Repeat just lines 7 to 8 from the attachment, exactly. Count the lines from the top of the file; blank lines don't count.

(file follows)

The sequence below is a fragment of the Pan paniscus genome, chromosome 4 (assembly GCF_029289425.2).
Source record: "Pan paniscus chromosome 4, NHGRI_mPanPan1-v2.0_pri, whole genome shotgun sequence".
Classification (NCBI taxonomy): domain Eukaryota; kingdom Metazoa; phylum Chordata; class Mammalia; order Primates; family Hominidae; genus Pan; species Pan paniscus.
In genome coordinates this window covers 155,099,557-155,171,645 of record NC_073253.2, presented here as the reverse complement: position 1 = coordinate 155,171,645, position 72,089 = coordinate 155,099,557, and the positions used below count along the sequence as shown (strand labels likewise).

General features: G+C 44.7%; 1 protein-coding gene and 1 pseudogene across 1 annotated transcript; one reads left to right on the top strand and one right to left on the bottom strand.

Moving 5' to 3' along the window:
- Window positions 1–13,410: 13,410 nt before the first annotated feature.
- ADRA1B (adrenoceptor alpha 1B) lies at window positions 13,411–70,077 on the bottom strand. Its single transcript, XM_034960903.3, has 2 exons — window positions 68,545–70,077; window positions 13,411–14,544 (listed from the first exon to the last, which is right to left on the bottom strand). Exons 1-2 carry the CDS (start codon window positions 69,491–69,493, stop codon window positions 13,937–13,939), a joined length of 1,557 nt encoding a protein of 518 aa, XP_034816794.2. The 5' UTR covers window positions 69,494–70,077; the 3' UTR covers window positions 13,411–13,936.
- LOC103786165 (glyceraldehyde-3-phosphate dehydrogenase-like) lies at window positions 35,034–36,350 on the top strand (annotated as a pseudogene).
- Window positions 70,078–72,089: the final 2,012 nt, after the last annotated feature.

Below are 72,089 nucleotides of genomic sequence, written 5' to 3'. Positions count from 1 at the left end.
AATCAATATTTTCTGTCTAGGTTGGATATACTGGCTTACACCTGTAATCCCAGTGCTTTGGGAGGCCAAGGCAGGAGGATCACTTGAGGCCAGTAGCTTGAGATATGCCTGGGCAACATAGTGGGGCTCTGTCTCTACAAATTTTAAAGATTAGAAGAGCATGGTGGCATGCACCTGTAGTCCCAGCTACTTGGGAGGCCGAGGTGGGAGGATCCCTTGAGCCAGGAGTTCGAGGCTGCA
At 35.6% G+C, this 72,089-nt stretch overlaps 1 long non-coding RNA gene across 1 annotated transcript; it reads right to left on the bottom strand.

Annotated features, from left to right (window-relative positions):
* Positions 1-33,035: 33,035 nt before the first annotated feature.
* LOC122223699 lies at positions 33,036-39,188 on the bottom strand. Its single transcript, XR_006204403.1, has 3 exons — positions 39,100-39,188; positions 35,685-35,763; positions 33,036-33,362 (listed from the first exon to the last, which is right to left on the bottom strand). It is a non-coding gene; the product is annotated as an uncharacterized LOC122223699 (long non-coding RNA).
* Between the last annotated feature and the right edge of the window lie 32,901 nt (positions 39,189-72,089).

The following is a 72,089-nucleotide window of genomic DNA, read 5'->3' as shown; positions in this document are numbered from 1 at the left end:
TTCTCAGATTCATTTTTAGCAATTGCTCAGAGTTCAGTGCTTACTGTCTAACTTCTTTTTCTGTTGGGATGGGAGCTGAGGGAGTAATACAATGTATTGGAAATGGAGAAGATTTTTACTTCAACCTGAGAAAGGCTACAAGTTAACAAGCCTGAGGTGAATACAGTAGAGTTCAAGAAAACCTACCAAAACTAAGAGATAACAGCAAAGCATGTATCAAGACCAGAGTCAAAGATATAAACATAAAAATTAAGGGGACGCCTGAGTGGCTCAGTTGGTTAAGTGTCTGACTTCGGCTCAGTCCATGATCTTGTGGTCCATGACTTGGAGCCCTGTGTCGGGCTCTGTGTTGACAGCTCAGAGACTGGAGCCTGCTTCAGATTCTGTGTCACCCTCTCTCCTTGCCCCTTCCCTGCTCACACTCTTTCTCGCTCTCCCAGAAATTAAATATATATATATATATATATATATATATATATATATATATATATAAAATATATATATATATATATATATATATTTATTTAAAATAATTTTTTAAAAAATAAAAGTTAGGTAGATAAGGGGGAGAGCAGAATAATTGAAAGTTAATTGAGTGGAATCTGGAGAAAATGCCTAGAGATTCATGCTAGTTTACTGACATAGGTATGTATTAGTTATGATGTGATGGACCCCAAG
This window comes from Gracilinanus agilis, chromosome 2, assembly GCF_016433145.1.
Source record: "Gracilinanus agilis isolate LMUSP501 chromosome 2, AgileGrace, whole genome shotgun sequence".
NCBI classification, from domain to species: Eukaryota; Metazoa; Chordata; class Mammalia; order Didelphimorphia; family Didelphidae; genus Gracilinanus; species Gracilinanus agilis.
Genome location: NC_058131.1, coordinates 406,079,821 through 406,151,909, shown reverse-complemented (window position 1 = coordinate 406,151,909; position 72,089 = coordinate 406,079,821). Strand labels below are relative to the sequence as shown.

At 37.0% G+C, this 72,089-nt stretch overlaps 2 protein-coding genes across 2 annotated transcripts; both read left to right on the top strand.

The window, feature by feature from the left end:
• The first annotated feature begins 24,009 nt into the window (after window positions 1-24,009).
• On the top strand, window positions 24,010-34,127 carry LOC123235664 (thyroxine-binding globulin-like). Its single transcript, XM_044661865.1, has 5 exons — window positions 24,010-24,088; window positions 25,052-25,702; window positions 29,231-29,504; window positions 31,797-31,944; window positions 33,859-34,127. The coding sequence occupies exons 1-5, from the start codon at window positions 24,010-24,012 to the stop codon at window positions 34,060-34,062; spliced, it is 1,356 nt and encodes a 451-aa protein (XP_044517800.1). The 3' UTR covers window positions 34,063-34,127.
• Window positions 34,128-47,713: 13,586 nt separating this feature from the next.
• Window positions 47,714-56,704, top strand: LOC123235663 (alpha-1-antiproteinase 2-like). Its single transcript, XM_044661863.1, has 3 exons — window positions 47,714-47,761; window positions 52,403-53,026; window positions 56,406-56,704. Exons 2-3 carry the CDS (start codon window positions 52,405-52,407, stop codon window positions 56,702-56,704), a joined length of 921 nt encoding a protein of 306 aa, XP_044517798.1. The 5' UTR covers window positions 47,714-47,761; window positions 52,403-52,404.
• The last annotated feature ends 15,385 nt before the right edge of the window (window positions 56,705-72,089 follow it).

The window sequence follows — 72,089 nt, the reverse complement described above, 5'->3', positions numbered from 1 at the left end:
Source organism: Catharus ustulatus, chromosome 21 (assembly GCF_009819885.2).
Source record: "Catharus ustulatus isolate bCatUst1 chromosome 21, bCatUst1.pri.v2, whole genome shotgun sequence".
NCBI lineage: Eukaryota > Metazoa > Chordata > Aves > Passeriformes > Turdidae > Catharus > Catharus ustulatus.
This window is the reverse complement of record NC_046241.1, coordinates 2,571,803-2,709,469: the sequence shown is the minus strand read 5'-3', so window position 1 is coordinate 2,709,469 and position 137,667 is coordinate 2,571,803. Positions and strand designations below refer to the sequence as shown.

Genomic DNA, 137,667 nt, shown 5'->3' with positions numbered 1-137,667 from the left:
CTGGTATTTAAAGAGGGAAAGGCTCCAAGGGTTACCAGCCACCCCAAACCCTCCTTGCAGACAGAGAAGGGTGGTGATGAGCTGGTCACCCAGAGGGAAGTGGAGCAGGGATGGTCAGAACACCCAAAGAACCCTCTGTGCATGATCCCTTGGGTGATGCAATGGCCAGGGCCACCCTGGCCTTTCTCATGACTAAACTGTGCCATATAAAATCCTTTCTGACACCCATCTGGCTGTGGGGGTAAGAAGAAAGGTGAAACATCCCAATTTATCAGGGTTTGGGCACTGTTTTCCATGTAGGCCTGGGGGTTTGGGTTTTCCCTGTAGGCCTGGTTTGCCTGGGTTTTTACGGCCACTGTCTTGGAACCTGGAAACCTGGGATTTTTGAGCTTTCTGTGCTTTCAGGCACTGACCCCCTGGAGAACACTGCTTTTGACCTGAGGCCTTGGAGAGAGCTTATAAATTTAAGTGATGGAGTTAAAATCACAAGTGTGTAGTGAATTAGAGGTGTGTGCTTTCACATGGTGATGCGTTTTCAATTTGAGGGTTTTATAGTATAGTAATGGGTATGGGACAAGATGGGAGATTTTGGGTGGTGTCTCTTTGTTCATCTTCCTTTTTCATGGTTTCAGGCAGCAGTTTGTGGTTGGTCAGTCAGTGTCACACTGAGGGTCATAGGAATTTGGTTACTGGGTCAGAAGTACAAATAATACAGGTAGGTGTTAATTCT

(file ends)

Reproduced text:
- Window positions 1–13,410: 13,410 nt before the first annotated feature.
- ADRA1B (adrenoceptor alpha 1B) lies at window positions 13,411–70,077 on the bottom strand. Its single transcript, XM_034960903.3, has 2 exons — window positions 68,545–70,077; window positions 13,411–14,544 (listed from the first exon to the last, which is right to left on the bottom strand). Exons 1-2 carry the CDS (start codon window positions 69,491–69,493, stop codon window positions 13,937–13,939), a joined length of 1,557 nt encoding a protein of 518 aa, XP_034816794.2. The 5' UTR covers window positions 69,494–70,077; the 3' UTR covers window positions 13,411–13,936.